The transition to Web3
After a decade of experience in Web2 economies and characters, the company decided to move into new technology.
“As Web3 started to really pick up, with Axie Infinity and all the NFT hype, we saw this was perfect for us,” MacKinnon said. “It just felt like deja vu 10 years later. But now we have this great team and all this experience. We jumped on it. And so I feel more strongly about that mission now than even when we first launched.”
Back in 2016, the company moved from San Francisco to Montreal because of the high cost of running a company in the Bay Area. Montreal was five times more cost effective, where they could hire 50 in Montreal versus 10 in California. But the company spread out further during the pandemic and became completely virtual. Buckley left the company a few years ago and became a prolific investor.
The Dimensionals title is far more ambitious than anything the company has done to date, MacKinnon said.
“Web3 allows you upfront to connect with the community and take it on new media. So Dimensionals is kind of like Pokemon meets Marvel. It’s a multiverse full of hundreds of dimensions,” MacKinnon said. “And every dimension has these superheroes that are chosen to represent that dimension. And those superheroes the Dimensionals. You get like these crazy characters and environments like a Spirit Raven character from the shadow dimension.”
Just like the company did with Cat Game and Mino Monsters, it has the potential to extend this content into the future, over decades, the way that Pokemon has grown, MacKinnon said, by continually layering in new characters and content.
“We’re investing very heavily in not just gaming, but also in automation, as well as NFTs and multiple other media from the very beginning,” MacKinnon said.
He is excited about the mechanics that will be enabled in the Web3 space.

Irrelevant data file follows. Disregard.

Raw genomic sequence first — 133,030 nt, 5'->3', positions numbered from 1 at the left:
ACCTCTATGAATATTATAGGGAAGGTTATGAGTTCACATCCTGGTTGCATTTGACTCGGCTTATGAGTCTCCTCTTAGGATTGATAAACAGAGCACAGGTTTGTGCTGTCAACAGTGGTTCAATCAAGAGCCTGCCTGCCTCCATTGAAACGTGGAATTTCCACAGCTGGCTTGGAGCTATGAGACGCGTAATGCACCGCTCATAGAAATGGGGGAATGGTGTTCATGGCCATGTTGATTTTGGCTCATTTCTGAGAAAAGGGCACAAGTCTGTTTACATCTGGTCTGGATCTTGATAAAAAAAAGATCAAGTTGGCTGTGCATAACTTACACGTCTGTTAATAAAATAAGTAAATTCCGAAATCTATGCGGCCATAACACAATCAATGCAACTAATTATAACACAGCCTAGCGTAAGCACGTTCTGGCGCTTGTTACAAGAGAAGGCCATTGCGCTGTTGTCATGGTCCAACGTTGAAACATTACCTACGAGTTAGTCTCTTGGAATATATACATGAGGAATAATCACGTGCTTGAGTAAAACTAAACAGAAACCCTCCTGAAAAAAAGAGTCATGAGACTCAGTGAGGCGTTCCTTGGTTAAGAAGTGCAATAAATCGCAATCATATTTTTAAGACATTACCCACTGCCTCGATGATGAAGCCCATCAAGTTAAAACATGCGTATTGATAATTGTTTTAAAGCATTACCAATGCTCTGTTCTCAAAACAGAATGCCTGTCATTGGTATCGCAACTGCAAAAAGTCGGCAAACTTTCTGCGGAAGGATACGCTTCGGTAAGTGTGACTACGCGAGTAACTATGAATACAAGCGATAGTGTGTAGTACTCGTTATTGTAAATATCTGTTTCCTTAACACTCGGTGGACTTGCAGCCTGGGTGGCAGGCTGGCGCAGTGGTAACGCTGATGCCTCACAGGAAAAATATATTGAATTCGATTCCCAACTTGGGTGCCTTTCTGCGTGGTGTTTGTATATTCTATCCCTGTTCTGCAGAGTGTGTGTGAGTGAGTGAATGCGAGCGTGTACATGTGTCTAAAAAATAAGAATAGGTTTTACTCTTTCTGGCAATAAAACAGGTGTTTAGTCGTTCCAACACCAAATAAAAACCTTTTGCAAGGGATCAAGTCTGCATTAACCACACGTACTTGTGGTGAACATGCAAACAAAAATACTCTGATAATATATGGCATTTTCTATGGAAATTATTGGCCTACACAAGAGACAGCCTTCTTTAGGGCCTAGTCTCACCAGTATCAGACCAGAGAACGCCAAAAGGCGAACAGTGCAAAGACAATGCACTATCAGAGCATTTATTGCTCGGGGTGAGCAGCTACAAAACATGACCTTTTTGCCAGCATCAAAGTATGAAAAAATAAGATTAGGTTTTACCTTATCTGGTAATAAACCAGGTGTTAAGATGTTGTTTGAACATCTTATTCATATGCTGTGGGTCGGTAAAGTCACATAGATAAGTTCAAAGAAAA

“But for me, the real promise of web three is how it’s going to change the relationship with the community,” he said. “It’s really fun to see the positivity in the community.”
The company expects to make pre-launch assets available for free, rather than sell them for high prices.
Getting past the haters
I asked how the company deals with the enmity toward Web3 from traditional gamers in the West.
MacKinnon has noticed that companies have responded to the backlash by refraining from mentioning things like NFTs, which have been associated with scams or worse. Those companies emphasize player ownership and the right to resell their gear that they buy or earn in the game.
“I think what will happen is, once we actually just have some fun games with good user experiences, where people can after a month of playing go and buy and sell and trade it on the market, then it will be understood,” he said. “We need to make it more accessible, working to make really fun games that people play. And then having great features on the backend of that which is enabled by crypto.”
It’s similar to way people reacted to Facebook games, and then eventually everybody started playing.
“The goal of Dimensionals is to build a fun game that can be distributed across all platforms,” MacKinnon said. “Designing the game in a way where it’s accessible to all platforms, and also to all audiences, is probably one of the key innovations. How do we make this thing so we can get mass adoption?”
On top of that, you should not have to have cryptocurrency wallet up front. MacKinnon noted that the funding was based on getting money from crypto investors as well as bringing in advisers like Gordon and Mattrick, who have had long careers in games.
Surviving the crypto winter
As for the crypto winter, MacKinnon thinks it is the best time to launch.
“The worst thing that we could have done probably would have been to launch right before the crash,” he said. “Reputational damage screws over annual holders of your assets. And so now we get to launch and we give it away for free. We’ll hopefully see it sort of a slow growth of the financial value of these things.”
He added, “More importantly, we’re going to be using it to build community. And I think what we’re going to see over two to three years is this burgeoning community will start to rapidly grow. As more and more people catch, and more fun games come out, people play more, they can get the idea of supporting a game from its beginning.”
There are some acquisitions happening and consolidation spreading.